• observation of activity within given spaces (to see how users naturally behave in demarked spaces and environments)
  • walking through library spaces with users to observe and discuss how they use the library
  • focused discussion with library users about what works for them and what does not
  • diaries and reflective exercises about users’ experience of the library
  • observation of alternative library- or service-oriented spaces
  • directed storytelling
  • unstructured interviews
  • photo studies
  • cognitive mapping.

By researching through using one or more of these methods, library managers are able to generate significant and large quantities of data which then need to be effectively collected and analysed, but essentially there needs to be a coding process and the adoption of a critical standpoint. It is important not to lose sight of the fact that the aim of UX is to look at the service wholly from a user perspective (as opposed to a financial or political perspective).8

UX and the design of library spaces

Traditionally, the library space (design, layout, access, practicality of use, etc.) was not really considered when addressing performance. The focus was rather more on the quantitative and statistical measures mentioned earlier, and the exploration of user behaviours within library spaces was not regarded as being part of any such measures. In academic libraries, with ‘student experience’ now being all-important, this is no longer the case and, due to its ethnographic nature, UX is very well placed to address this. UX is therefore being increasingly used to inform the ‘design’ of library services with the user at the heart of the decision-making and the intended outcome being to improve the quality of the library for the benefit of the user, through improved design.

‘Design suggests an intentional attempt to create, and the expression of some type of vision, rather than an arbitrary or unintentional occurrence.’9

With this in mind, the notion of design is a key one within UX. The delivery of high-quality, high-performing library services is the aim of every library manager, and effective services need to be designed. Librarians are quite often unknowingly involved in design, in as much as every operational management decision (e.g. about loan periods, where to house a collection, how to create access to a collection, introducing new services, etc.) is a decision about the design of the library service.10 What UX does is ensure that the users’ behaviour patterns, use and expectation of the library service are behind any such decisions.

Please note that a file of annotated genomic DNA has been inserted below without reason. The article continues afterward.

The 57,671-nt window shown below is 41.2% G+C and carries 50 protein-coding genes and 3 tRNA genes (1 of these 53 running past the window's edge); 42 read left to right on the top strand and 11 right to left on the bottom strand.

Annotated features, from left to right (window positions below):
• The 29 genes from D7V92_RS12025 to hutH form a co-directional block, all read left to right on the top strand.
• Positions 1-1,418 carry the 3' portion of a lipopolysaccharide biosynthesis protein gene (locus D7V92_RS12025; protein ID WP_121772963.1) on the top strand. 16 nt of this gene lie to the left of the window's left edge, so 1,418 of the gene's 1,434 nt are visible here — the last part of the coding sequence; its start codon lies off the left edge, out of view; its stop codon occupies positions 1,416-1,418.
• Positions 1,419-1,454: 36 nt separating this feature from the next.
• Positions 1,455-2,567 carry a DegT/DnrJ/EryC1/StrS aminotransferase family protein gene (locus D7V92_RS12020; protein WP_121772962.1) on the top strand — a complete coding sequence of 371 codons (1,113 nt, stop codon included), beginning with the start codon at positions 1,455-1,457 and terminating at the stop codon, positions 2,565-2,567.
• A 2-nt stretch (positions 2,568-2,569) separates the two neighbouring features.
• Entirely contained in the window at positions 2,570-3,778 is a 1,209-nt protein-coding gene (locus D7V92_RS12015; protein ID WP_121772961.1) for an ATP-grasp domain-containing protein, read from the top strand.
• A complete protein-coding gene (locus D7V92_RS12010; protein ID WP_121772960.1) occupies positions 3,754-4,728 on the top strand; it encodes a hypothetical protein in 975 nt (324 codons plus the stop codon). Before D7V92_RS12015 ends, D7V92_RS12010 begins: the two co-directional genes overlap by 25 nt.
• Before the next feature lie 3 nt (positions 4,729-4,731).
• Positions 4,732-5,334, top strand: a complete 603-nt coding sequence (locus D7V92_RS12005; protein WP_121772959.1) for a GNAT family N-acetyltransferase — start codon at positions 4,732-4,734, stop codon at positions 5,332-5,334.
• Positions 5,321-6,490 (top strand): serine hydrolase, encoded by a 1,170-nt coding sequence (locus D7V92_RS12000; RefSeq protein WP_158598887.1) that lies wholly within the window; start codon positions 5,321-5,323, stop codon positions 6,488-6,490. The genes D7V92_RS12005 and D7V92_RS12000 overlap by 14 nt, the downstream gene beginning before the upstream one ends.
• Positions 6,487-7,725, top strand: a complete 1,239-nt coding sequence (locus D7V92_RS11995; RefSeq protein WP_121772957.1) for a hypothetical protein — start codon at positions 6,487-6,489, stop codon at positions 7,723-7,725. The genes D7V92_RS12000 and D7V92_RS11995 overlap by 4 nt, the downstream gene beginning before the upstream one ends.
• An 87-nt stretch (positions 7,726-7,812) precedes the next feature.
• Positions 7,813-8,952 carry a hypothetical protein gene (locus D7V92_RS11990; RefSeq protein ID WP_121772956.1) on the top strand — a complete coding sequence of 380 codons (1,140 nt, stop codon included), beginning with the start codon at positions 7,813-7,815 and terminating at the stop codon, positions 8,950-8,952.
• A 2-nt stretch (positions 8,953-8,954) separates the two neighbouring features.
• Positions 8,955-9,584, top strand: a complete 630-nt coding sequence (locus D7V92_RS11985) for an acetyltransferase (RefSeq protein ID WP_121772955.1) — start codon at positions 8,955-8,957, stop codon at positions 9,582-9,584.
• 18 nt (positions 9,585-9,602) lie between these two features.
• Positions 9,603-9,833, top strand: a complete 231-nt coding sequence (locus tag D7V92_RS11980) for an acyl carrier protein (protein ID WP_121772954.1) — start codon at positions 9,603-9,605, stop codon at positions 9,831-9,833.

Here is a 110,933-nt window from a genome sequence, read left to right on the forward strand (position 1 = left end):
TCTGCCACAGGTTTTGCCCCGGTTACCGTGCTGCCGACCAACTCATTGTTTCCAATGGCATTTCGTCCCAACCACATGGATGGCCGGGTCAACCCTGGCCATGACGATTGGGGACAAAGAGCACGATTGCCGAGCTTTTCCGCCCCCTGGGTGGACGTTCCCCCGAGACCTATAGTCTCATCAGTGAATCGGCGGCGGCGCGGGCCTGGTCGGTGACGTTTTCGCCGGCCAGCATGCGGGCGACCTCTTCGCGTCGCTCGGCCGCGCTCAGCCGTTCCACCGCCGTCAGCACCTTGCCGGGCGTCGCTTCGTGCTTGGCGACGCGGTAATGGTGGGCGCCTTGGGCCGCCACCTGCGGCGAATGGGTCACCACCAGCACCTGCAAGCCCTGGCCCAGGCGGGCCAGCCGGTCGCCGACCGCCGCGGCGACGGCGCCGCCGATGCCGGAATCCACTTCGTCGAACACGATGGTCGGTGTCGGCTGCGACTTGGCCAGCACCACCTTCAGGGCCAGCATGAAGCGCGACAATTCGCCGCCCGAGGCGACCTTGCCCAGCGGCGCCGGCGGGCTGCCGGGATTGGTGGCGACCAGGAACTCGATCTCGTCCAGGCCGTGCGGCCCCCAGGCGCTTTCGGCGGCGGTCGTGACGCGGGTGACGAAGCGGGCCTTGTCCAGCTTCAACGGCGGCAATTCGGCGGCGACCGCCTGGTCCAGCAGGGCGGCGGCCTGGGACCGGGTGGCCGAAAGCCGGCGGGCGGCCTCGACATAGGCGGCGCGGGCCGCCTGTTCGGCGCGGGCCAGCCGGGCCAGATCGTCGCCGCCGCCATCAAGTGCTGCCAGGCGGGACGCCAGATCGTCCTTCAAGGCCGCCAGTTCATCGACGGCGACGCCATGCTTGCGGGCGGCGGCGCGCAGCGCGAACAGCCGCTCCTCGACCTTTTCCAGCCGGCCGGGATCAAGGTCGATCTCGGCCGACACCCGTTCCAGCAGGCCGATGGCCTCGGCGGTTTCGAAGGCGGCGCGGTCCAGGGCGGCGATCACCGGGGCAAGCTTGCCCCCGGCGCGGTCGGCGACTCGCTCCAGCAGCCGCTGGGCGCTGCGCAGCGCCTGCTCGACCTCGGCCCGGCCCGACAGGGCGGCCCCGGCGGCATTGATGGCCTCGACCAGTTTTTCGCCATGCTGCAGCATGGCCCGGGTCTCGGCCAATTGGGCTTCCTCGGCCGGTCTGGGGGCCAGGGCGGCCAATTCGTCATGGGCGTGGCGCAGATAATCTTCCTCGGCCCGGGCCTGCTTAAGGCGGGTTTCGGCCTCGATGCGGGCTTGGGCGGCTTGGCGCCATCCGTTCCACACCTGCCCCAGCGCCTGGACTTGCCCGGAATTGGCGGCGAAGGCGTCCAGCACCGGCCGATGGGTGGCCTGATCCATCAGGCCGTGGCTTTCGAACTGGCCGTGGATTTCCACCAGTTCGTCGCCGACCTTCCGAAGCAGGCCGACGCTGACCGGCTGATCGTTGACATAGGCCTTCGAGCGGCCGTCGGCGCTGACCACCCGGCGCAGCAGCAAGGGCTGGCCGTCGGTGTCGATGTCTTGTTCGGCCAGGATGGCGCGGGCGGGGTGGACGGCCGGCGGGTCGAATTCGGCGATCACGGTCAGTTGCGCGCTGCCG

UX and digital resources

UX can extend to every touchpoint which the library creates where the user or community connects with the library’s human or material resources, both physically or virtually. UX starts with the most basic of elements, the core values of the library service.11 This point assumes that most (if not all) libraries share common values about equitable access to quality resources and ensuring that users of the library have a highly positive experience.

Ironically, until its recent resurgence, UX was carried out by libraries, but largely applied by libraries just to the design and usability of websites and systems interfaces. This practice was not necessarily referred to as ‘UX’ and often badged as ‘usability testing’. Perhaps, back in the days when library technology and digital resources were regarded as ‘new’, librarians felt a need to measure the quality of these new services in a different way, hence the focus on usability. It is interesting that it has taken until the recent ‘UX revolution’ to apply usability to the rest of the library offer. However, as we have now established, UX is indeed all about the quality and performance of service design (of both physical and digital libraries) and presents its own toolkit of qualitative methods for doing this, including the notion of usability testing.